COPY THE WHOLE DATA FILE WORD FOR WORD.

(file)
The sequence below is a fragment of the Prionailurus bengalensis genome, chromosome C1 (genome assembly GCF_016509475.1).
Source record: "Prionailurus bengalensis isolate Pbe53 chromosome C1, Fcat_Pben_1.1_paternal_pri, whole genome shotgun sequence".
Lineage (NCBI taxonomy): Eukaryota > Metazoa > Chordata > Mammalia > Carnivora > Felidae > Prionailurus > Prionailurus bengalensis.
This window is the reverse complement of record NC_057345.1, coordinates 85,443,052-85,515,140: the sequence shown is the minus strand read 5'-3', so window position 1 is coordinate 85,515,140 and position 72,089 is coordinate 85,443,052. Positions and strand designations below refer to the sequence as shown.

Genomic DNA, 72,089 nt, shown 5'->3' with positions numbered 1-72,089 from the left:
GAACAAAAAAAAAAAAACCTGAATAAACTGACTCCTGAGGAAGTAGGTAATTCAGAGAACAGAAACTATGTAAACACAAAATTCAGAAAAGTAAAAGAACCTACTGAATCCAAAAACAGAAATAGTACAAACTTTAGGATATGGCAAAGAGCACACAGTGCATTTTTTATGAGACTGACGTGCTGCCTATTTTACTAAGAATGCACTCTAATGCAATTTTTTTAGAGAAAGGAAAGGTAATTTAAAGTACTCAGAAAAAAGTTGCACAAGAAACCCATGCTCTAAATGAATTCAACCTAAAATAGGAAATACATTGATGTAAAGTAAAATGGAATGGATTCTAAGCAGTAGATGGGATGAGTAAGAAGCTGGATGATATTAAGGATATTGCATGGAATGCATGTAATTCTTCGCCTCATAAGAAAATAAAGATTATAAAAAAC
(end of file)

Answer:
The sequence below is a fragment of the Prionailurus bengalensis genome, chromosome C1 (genome assembly GCF_016509475.1).
Source record: "Prionailurus bengalensis isolate Pbe53 chromosome C1, Fcat_Pben_1.1_paternal_pri, whole genome shotgun sequence".
Lineage (NCBI taxonomy): Eukaryota > Metazoa > Chordata > Mammalia > Carnivora > Felidae > Prionailurus > Prionailurus bengalensis.
This window is the reverse complement of record NC_057345.1, coordinates 85,443,052-85,515,140: the sequence shown is the minus strand read 5'-3', so window position 1 is coordinate 85,515,140 and position 72,089 is coordinate 85,443,052. Positions and strand designations below refer to the sequence as shown.

Genomic DNA, 72,089 nt, shown 5'->3' with positions numbered 1-72,089 from the left:
GAACAAAAAAAAAAAAACCTGAATAAACTGACTCCTGAGGAAGTAGGTAATTCAGAGAACAGAAACTATGTAAACACAAAATTCAGAAAAGTAAAAGAACCTACTGAATCCAAAAACAGAAATAGTACAAACTTTAGGATATGGCAAAGAGCACACAGTGCATTTTTTATGAGACTGACGTGCTGCCTATTTTACTAAGAATGCACTCTAATGCAATTTTTTTAGAGAAAGGAAAGGTAATTTAAAGTACTCAGAAAAAAGTTGCACAAGAAACCCATGCTCTAAATGAATTCAACCTAAAATAGGAAATACATTGATGTAAAGTAAAATGGAATGGATTCTAAGCAGTAGATGGGATGAGTAAGAAGCTGGATGATATTAAGGATATTGCATGGAATGCATGTAATTCTTCGCCTCATAAGAAAATAAAGATTATAAAAAAC